Wet Hankie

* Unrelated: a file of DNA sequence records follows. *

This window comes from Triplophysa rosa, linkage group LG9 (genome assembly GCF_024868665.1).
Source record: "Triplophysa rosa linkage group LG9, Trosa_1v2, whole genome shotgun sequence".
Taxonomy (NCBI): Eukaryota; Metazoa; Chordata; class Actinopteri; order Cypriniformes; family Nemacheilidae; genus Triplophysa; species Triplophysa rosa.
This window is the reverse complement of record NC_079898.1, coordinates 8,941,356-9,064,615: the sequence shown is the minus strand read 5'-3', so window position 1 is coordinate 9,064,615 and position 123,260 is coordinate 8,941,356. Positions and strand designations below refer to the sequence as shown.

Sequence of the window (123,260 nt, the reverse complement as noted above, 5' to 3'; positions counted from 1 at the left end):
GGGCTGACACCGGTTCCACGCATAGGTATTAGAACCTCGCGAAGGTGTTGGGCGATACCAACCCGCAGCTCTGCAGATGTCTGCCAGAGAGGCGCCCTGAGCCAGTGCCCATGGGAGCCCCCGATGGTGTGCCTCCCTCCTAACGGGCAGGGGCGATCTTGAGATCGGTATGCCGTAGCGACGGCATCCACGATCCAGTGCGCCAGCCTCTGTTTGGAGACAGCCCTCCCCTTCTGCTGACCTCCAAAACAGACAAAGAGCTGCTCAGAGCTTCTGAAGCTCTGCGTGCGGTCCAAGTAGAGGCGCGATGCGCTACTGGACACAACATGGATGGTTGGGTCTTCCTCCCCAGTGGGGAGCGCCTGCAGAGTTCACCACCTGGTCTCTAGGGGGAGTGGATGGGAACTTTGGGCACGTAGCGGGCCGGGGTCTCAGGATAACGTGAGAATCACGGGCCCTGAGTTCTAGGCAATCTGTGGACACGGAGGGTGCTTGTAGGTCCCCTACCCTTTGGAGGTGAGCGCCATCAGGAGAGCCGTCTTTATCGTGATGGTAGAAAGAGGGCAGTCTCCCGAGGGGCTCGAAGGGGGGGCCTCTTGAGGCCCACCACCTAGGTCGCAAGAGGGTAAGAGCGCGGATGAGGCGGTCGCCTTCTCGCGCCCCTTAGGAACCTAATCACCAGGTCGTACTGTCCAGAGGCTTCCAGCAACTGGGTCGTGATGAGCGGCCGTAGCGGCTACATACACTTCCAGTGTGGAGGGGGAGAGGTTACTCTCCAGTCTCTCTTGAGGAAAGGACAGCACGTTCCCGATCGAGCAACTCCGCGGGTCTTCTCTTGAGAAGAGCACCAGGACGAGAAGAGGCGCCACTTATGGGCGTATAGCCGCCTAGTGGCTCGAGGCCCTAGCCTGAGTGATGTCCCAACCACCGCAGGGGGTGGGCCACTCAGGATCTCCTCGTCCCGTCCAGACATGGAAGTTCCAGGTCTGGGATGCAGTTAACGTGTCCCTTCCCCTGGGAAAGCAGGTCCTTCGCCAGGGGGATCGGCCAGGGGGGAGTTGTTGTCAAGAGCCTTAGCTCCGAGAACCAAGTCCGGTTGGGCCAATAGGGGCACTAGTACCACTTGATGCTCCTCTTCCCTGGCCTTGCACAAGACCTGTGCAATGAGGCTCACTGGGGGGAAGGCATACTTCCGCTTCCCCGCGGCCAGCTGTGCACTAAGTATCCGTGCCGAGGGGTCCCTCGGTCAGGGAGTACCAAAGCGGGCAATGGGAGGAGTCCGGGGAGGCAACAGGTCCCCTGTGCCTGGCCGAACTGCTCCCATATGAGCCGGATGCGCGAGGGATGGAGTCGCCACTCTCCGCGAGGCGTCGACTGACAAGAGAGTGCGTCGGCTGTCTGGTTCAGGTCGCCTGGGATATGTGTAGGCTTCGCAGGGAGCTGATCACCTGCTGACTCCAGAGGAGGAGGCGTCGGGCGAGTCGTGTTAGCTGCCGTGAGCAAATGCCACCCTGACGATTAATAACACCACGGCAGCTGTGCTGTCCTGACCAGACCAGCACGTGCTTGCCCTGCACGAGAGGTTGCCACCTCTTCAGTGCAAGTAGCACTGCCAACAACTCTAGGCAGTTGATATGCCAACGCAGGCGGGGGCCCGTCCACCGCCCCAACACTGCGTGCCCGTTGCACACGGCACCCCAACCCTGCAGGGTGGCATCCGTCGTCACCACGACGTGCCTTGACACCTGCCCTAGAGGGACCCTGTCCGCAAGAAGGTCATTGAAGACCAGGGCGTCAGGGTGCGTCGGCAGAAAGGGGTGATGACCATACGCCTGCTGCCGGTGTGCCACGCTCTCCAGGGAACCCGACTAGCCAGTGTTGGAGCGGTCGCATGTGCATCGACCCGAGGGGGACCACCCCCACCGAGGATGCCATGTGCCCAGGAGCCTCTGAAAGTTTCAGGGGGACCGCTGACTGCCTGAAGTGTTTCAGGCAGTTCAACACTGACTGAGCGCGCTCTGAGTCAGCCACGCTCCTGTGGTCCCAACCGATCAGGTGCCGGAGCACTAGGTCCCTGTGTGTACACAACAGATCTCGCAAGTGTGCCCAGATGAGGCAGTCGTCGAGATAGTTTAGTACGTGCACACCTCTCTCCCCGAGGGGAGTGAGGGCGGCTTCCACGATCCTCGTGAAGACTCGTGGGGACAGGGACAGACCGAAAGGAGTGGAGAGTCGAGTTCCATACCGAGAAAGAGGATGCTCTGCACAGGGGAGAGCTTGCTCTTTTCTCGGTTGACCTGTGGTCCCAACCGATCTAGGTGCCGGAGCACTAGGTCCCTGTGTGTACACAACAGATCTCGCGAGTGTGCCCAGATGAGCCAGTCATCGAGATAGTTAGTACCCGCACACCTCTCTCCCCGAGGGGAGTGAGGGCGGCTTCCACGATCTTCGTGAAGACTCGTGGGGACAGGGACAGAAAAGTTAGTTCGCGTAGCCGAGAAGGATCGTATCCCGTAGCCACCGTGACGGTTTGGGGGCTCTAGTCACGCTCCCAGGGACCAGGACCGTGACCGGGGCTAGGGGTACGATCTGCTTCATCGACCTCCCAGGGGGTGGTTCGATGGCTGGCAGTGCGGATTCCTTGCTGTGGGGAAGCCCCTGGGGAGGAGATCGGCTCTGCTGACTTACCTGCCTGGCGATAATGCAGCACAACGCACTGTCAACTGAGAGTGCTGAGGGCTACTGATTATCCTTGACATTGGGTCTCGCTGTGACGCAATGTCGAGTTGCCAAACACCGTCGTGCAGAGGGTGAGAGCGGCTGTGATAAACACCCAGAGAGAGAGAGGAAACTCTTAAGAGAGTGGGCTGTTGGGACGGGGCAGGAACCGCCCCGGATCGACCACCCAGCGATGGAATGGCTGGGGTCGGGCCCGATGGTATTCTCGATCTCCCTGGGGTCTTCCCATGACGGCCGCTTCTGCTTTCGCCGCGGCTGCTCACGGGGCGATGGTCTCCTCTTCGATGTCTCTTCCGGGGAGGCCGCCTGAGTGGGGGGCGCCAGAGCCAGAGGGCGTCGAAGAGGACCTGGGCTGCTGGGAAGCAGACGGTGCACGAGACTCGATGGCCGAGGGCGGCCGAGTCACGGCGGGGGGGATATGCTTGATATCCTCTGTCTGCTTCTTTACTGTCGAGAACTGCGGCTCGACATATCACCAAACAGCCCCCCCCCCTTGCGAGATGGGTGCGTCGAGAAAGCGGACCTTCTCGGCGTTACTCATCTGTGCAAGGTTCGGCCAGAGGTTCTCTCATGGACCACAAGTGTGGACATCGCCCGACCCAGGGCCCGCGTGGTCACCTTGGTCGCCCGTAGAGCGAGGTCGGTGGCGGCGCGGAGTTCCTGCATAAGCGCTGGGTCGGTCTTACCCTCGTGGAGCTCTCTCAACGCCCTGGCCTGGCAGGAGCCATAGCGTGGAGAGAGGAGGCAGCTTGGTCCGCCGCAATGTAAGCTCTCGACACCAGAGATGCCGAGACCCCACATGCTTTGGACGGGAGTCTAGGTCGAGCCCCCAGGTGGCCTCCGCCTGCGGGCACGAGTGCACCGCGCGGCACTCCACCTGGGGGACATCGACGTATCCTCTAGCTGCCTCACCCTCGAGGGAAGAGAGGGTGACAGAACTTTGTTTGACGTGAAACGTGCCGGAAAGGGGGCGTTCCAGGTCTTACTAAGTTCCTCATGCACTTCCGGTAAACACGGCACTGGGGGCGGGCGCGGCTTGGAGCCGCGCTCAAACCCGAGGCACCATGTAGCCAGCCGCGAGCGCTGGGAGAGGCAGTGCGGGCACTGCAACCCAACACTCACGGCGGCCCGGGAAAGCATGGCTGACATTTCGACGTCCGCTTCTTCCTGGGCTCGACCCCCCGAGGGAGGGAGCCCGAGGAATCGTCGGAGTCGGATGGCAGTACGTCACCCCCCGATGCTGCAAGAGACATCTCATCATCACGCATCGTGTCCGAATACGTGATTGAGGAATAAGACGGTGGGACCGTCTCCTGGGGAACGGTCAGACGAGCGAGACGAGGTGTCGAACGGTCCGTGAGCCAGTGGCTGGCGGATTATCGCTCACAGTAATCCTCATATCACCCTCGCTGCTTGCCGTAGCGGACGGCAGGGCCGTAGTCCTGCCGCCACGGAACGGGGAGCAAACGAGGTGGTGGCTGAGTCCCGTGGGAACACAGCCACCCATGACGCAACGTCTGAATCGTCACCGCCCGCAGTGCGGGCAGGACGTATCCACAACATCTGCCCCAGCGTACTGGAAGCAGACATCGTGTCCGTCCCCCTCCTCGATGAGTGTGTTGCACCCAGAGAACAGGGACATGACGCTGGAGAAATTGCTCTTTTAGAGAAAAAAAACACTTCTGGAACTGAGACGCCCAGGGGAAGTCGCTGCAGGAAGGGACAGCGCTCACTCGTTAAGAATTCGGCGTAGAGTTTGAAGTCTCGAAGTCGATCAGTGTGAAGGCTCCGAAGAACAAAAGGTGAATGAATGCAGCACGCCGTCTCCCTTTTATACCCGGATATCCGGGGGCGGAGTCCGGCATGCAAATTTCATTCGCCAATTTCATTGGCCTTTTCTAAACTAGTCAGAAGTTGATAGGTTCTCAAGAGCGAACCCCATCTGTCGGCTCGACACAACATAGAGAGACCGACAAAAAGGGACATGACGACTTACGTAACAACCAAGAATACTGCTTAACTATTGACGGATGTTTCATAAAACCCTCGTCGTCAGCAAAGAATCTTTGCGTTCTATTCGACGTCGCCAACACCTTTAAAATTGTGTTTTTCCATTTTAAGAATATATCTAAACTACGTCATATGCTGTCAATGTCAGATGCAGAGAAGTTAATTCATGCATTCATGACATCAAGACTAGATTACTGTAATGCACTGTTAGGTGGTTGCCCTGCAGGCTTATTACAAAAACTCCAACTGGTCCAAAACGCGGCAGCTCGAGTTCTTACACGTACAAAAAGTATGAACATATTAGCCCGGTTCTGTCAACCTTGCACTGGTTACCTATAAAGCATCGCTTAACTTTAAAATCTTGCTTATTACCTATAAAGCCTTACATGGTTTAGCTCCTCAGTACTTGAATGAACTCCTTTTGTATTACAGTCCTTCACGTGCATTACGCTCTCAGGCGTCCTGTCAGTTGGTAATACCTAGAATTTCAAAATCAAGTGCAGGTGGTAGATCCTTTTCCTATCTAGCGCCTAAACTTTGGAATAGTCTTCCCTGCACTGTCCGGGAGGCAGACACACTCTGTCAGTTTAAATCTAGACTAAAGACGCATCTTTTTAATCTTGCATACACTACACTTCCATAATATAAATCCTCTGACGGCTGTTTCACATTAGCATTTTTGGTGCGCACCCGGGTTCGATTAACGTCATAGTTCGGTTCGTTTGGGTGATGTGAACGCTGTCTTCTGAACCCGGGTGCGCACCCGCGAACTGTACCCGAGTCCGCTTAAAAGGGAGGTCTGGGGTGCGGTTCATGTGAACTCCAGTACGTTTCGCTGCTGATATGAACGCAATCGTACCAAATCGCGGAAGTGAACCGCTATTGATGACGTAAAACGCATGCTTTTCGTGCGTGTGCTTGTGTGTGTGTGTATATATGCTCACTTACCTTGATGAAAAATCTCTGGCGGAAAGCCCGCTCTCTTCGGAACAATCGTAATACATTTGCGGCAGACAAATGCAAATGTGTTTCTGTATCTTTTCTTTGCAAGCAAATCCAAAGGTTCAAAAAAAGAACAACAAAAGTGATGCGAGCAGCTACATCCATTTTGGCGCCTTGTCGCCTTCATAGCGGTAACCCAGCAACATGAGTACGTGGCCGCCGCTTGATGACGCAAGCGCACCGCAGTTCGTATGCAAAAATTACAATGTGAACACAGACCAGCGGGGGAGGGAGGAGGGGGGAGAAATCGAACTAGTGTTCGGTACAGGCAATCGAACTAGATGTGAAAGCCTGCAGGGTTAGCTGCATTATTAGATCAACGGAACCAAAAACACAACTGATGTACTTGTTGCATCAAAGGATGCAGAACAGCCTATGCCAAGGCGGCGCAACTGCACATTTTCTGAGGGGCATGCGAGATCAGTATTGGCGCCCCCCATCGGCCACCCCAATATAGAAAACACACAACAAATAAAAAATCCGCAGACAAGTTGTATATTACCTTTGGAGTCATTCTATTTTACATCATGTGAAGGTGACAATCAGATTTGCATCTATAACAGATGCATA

Photo by Neil DavidsonOn videotape, which is how I saw it first, the British film Dear Frankie made a perfectly presentable, if unremarkable, kitchen-sink weepie. But while the big screen shows off the lyrical photographer in director Shona Auerbach, it also magnifies the shameless button-pushing of writer Andrea Gibb. Emily Mortimer, a beautiful and talented fawn in some danger of being trapped in Audrey Hepburn–land playing hapless gamines, is Lizzie, a Scottish single mother who’s constantly on the move and has gotten into the habit of writing warm letters to her deaf son Frankie (played by the sweet-faced elf Jack McElhone) from a fictitious sailor father. When a ship with the same name as the one in her tall tales docks close to home in Glasgow, Lizzie must decide whether to show her hand or ratchet up the lies to shelter Frankie from uglier truths she feels he’s better off not knowing. Enter, bearing gifts, an impossibly hunky stranger in the form of Gerard Butler, who will some day live down playing Angelina Jolie’s love interest in the second Lara Croft: Tomb Raider. Auerbach paints a graceful Glasgow you won’t see in the films of Ken Loach or Lynne Ramsay, where seagulls scream and wheel above tall shipyard cranes rising against a blue-gray bay. But the movie’s glib trafficking in illness, death and pinched little faces to jury-rig our emotional responses (Gibb was inspired by the equally likable, equally pandering Czech film Kolya) lost me at hello. If you want to cry honestly over a child’s plight, better off to keep a sharp eye out for the Academy Award–nominated short documentary subject The Children of Leningradsky, in which Polish activist directors Hanna Polak and Andrzej Celinski, as low-key and matter-of-fact as their hero Albert Maysles, track a bunch of homeless kids who are cobbling together a life of sorts in a Moscow garbage dump. No violins, but this passionate addition to the growing cinema of outrage over the world’s abandonment of its children will break your heart many times over. It will air on Cinemax in June. DEAR FRANKIE | Directed by SHONA AUERBACH | Written by ANDREA GIBB | Produced by CAROLINE WOOD | Released by Miramax Films, or what’s left of it | At ArcLight and the Nu-Wilshire THE CHILDREN OF LENINGRADSKY | Directed and produced by HANNA POLAK and ANDRZEJ CELINKSI | For HBO/Cinemax Films


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